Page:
Tents and Shelters

Ready for a night out? Whether you’re an ultralight alpinist, family of backpackers, devoted hanger, or comfort camper, you'll find the best tents, tarps, and hammocks for your outdoor overnights right here.

Check out our top picks below—including price comparisons—to shelter you in any terrain, trip, or season: winter mountaineering, three-season thru-hiking, warm weather car camping, hammock hanging, alpine bivys, tarps, and emergency shelter.

Or you can browse our thousands of independent tent and shelter ratings and reviews by product type, brand, or price. Written by real-world hikers, backpackers, alpinists, climbers, and paddlers, Trailspace community reviews will help you select a dependable, field-tested, outdoor abode just right for your next adventure.

Learn more about how to choose a tent/shelter below »


3-4 Season Convertible
Warm Weather
Bivy Sacks
Tarps and Shelters
Bug Nets


Eagles Nest Outfitters
Grand Trunk
Sierra Designs
Black Diamond
ALPS Mountaineering




less than $25
$25 - $49.99
$50 - $99.99
$100 - $199.99
$200 - $299.99
$300 - $399.99
$400 - $499.99
$500 and above

Top-Rated Tents and Shelters

Sort by: name | rating | price | availability | recently reviewed

Fjallraven Endurance 4 Footprint Footprint
Peregrine Endurance 4 Footprint Footprint
Hyperlite Mountain Gear Tent Stake Kit Stake
Hilleberg Soulo Footprint Footprint
Kelty Sand Bag Stake Stake
$7 - $8
Big Agnes Fly Creek UL3 Footprint Footprint
$56 - $74
Marmot Fuse 2P Footprint Footprint
Black Diamond I-Tent Vestibule Vestibule
$128 - $159
Hilleberg Allak Mesh Inner Tent Accessory
Eureka! Midori Basecamp 4 Three-Season Tent
ALPS Mountaineering Extreme 2 Floor Saver Footprint
Grand Trunk Air Bivy Extreme Shelter Hammock
$112 - $149
MSR Universal Zipper Pulls Tent Accessory
$5 - $6
EMS No-See-Um Netting Bug Net
Kelty Acadia 6 Footprint Footprint
$35 - $43
Cabela's Warthog 2 Tent Three-Season Tent
EMS Big Easy 4 Three-Season Tent
MSR Camring Cord Tensioners Tent Accessory
$10 - $14
Terra Nova Superlite Voyager Groundsheet Footprint
NEMO Morpho AR Footprint Footprint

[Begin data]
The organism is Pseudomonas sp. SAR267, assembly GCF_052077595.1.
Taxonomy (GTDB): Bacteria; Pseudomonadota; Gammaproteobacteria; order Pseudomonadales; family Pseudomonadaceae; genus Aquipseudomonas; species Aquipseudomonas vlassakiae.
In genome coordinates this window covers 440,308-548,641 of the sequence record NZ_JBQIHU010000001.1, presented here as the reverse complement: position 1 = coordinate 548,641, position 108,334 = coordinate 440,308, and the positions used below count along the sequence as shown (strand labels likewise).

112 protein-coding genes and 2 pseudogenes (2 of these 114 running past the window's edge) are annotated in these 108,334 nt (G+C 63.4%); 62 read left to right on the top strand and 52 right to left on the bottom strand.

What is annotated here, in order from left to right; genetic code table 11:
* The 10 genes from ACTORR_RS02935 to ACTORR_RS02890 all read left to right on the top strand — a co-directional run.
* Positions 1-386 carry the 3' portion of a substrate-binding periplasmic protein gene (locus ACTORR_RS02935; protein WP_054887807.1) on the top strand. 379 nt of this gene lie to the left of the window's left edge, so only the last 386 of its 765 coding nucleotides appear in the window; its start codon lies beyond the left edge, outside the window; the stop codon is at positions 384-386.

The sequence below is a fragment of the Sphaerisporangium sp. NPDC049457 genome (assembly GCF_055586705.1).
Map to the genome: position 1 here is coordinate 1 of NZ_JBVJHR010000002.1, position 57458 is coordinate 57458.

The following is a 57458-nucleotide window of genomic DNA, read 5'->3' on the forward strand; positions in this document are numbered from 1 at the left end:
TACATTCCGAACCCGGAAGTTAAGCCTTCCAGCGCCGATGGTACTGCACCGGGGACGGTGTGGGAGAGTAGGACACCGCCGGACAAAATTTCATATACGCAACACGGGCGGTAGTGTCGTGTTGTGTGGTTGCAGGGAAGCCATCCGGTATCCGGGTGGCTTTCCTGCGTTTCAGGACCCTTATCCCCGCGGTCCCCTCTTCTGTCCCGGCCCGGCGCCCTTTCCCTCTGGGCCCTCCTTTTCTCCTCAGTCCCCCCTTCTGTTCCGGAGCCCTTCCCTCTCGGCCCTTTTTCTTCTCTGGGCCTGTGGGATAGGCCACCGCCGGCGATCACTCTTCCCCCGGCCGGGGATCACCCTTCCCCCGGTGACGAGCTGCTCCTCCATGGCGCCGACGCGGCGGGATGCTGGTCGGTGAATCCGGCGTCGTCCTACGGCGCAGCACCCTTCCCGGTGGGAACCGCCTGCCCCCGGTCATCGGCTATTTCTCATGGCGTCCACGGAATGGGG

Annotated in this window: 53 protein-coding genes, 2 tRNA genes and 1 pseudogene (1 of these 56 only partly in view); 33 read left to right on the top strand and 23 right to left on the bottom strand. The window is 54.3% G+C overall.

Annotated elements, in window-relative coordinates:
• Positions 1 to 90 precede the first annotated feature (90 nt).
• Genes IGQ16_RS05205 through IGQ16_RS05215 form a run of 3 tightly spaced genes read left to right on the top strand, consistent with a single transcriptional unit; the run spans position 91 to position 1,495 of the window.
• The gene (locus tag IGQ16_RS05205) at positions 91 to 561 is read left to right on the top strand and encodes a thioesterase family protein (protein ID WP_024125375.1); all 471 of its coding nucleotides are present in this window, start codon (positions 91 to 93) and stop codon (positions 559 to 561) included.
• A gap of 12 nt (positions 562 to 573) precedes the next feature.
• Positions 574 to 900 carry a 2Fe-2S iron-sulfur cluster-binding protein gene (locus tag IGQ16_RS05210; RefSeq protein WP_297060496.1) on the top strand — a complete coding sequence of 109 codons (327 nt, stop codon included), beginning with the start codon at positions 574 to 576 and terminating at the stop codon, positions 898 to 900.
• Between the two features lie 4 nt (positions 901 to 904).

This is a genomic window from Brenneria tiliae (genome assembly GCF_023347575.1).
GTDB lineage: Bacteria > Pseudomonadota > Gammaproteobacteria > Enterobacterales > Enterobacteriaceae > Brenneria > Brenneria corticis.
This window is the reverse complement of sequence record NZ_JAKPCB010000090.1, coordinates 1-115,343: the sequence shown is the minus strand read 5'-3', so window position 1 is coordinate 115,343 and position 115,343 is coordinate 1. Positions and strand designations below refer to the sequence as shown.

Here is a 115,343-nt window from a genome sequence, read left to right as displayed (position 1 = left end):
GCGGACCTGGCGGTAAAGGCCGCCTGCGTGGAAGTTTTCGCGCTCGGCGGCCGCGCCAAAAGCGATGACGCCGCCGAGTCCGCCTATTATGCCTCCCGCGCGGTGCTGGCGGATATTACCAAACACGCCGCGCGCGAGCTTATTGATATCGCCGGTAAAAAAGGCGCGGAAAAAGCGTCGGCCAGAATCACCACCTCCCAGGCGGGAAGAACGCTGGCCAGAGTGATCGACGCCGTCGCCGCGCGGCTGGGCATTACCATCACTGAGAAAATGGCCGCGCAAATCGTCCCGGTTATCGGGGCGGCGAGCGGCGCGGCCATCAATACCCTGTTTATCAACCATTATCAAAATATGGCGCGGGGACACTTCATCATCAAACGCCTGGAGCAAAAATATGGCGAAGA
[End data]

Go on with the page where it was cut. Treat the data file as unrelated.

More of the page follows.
Snow Peak Peg Hammer Tent Accessory
Marmot Limelight 3P Footprint Footprint
Kelty Acadia 8 Footprint Footprint
REI Half Dome 4 Footprint Footprint
Cabela's Two-Pole 2-Person Backpacking Tent Three-Season Tent
Cabela's Guardian 8-Person Tent Three-Season Tent
Brooks-Range Ultralite Quick Tent Three-Season Tent
Liberty Mountain Perlon Accessory Cord Tent Accessory
$7 - $15
Kammok Dragonfly Hammock Accessory
Napier Backroadz SUV Tent Warm Weather Tent
Rab Silwing Tarp/Shelter
Mountain Hardwear Ghost Sky 2 Three-Season Tent
$321 - $429
Eagles Nest Outfitters AirLoft Hammock Mattress Hammock Accessory
Heimplanet Hand Pump Tent Accessory
Mountain Hardwear EV 3 Four-Season Tent
$638 - $850
Marmot Tungsten 4P Footprint Footprint
Wenzel EZ Rise 3 Three-Season Tent
L.L.Bean King Pine 4-Person Tent, Footprint Footprint
Exped Vela I UL Three-Season Tent
Eureka! High Camp Four-Season Tent
$480 - $649
Kelty Upslope Tarp
$75 - $99
NEMO Losi 2P Footprint Footprint
$30 - $39
Big Agnes Krumholtz UL2 mtnGLO Three-Season Tent
Coghlan's Bug Pants Bug Net
Marmot Tungsten 2P Footprint Footprint
Ultimate Survival Technologies Base Bug Tent Tarp/Shelter
Sierra Designs Reflective Guyline Kit Tent Accessory
$15 - $19
Eureka! Tetragon HD 2 Warm Weather Tent
Crux X1 Strike Four-Season Tent
REI Camp Tarp 12 Tarp/Shelter
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What’s the “best” tent or shelter for you? Consider your personal outdoor needs, preferences, and budget:

  • Conditions:
    First, and most important, in what seasons, conditions, and terrain will you use your tent, tarp, or hammock? Choose a shelter that can handle the conditions you expect to encounter (rain, snow, wind, heat, humidity, biting insects, an energetic scout troop), but don’t buy more tent than you truly need, and don’t expect one tent to do it all.
  • Capacity:
    Tents are typically classified by sleeping capacity (i.e. one-person, two-person, etc). However, a tent's stated sleeping capacity usually does not include much (or any) space for your gear and there’s no sizing standard between tent manufacturers. Some users size up.
  • Livability:
    Will you use the tent as a basecamp or is it an emergency shelter only? To determine if you and your gear will fit, look at the shelter’s dimensions, including floor and vestibule square areas, height and headroom (including at the sides), plus the number and placement of doors, gear lofts, and pockets, to assess personal livability, comfort, and footprint.
  • Weight and Packed Size:
    If you’ll be backpacking, climbing, cycling, or otherwise carrying that shelter, consider its weight, packed size (and your pack it needs to fit in), and its space-to-weight ratio before automatically opting for the bigger tent. Paddlers and car campers have more room to work with, but everyone should consider how the tent and its parts pack up for stowage.
  • Design:
    Tents come in various designs. Freestanding tents can stand alone without stakes or guy lines and can be easily moved or have dirt and other debris shaken out without being disassembled, though they still need to be staked out. Rounded, geodesic domes are stable and able to withstand heavy snow loads and wind. Tunnel tents are narrow and rectangular, and large family cabin tents are best for warm-weather campground outings.
  • Other features and specs to consider include single versus double-wall, ease of setup, stability, weather resistance, ventilation, , and any noteworthy features.
  • Read more in our guide to tents.